Rachel Bodine graduated from college with a BA in English. She has since worked as a Feature Writer in the insurance industry and gained a deep knowledge of state and countrywide insurance laws and rates. Her research and writing focus on helping readers understand their insurance coverage and how to find savings. Her expert advice on insurance has been featured on sites like PhotoEnforced, All...

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Jeffrey Johnson is a legal writer with a focus on personal injury. He has worked on personal injury and sovereign immunity litigation in addition to experience in family, estate, and criminal law. He earned a J.D. from the University of Baltimore and has worked in legal offices and non-profits in Maryland, Texas, and North Carolina. He has also earned an MFA in screenwriting from Chapman Univer...

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Reviewed by Jeffrey Johnson
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UPDATED: Jan 19, 2021

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Still the top selling car in the U.S., Toyota's Camry is a bright spot for the company.
Still the top selling car in the U.S., the Camry is a bright spot for Toyota. (toyota)

Earlier this week, we discussed the sales results posted by domestic automakers. While Ford Motor Company and General Motors reported increases in sales, albeit at levels lower than those estimated and expected. Chrysler’s results, with strong demand for Jeep, Dodge and Chrysler products, were the largest gains of any American automaker.

At the time, Honda and Nissan were the only two Japanese nameplates with results in hand, and Toyota had still not released their sales figures. A day later, and we’ve got full results for the entire industry. Toyota, like Honda, had promised a gain in sales for October. And just as Honda had done, Toyota missed its projected sales goals and posted a decrease of 7.9 percent from October, 2010.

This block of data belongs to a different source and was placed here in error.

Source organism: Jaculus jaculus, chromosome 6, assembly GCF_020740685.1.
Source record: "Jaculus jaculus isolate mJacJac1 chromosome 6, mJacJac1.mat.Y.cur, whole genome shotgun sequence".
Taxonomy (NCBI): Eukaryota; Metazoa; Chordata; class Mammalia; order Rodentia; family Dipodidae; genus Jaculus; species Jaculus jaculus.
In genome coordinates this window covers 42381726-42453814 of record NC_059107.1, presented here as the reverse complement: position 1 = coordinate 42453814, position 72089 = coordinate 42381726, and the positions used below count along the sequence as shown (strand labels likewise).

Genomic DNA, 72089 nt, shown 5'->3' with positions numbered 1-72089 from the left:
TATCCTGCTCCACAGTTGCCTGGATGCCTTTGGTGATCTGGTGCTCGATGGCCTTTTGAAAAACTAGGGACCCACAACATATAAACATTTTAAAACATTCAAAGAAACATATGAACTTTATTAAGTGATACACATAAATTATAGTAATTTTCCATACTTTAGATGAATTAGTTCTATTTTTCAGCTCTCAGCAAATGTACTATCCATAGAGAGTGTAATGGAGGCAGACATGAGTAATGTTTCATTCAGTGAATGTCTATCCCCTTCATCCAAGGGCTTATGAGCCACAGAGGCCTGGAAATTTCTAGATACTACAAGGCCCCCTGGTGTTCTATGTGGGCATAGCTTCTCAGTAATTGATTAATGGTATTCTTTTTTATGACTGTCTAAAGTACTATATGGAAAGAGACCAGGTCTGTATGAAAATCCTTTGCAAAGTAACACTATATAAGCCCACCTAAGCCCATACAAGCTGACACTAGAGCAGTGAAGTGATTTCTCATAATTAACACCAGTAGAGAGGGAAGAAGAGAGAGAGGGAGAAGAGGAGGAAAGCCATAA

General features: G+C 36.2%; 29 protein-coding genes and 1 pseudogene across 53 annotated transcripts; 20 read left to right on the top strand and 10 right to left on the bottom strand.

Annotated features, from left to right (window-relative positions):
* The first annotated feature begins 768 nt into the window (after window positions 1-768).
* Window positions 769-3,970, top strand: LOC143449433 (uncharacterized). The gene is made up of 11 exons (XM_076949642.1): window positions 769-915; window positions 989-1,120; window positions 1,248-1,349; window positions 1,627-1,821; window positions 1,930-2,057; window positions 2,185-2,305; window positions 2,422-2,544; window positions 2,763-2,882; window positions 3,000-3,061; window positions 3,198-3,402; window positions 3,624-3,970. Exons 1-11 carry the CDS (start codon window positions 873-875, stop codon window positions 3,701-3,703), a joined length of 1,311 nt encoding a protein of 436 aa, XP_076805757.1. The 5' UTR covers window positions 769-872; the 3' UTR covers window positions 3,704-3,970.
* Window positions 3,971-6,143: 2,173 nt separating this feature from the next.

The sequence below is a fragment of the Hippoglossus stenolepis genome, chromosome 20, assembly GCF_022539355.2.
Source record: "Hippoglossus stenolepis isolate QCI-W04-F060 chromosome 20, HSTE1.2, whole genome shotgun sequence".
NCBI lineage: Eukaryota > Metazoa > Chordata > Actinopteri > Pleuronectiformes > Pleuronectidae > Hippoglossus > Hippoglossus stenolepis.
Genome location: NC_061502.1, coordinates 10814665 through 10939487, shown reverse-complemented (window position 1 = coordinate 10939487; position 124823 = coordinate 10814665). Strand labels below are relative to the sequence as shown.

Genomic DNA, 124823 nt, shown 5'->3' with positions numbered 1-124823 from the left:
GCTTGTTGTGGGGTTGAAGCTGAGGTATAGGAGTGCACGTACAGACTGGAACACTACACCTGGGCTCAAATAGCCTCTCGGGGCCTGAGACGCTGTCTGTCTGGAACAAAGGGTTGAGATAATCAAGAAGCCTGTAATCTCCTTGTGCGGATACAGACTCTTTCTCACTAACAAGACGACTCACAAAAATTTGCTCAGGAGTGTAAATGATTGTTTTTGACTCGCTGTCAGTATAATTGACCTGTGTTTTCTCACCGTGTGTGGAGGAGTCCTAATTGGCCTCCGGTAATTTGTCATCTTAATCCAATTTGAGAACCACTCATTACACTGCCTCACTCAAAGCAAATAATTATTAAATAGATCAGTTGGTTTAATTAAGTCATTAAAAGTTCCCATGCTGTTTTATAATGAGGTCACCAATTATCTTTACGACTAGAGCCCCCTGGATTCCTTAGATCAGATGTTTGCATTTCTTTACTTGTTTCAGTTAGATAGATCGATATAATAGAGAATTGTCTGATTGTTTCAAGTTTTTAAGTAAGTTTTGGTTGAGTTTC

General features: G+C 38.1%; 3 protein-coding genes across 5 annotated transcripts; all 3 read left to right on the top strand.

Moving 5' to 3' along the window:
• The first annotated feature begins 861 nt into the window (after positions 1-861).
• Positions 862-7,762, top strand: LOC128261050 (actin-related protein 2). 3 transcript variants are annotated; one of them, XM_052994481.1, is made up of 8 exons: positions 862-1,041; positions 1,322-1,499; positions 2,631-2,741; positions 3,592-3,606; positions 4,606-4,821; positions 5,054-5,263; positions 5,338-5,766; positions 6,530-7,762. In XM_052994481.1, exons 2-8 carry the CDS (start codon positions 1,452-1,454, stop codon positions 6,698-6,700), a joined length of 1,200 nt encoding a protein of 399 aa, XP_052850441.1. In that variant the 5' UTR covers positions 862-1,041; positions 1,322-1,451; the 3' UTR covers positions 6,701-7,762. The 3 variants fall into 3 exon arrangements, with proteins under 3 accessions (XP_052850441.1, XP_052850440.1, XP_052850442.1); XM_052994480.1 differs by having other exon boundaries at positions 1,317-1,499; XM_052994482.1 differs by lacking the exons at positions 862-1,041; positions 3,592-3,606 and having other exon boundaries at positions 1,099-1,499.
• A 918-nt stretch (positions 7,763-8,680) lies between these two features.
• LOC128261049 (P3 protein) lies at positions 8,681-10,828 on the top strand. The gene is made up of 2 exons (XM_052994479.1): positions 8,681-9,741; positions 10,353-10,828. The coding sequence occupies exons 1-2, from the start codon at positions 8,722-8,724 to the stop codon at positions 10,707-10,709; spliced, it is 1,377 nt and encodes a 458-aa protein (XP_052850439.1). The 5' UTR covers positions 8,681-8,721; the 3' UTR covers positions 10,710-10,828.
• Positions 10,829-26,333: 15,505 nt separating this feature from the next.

Bob Carter, Toyota group vice president for sales in the United States told the press during conference call covering the Toyota results “We came up a little short.” He continued that Toyota’s aim for a gain in sales in October “was an aggressive goal, given our inventory situation at the time, but something we wanted to shoot for.”

Nissan is the only Japanese automaker to post huge sales increases for 2011, but they weren’t the only one to show a rise in sales for October. Mazda managed a meager 1.7 increase in sales. Other Japanese companies stuck with Honda and Toyota, with Mitsubishi down 14 percent, Subaru posting a 12 percent decline, and Suzuki coming in with a 4.7 percent drop.

Besides Nissan and Mazda, there were other bright spots for Asian automakers, including Hyundai that saw sales increase by 23 percent. Elantra, Sonata and Veloster models all sold very well. And Korean carmaker Kia, which is owned by Hyundai, saw sales rise by 2 percent. The two companies are operated independently, but together, they increased sales by 22 percent.

Despite the decline in market share for both Toyota and Honda, overall, auto sales in the United States were up 7.5 percent. We suspect as they regain ground lost from natural disasters, these two industry stalwarts will soon be posting sales gains again.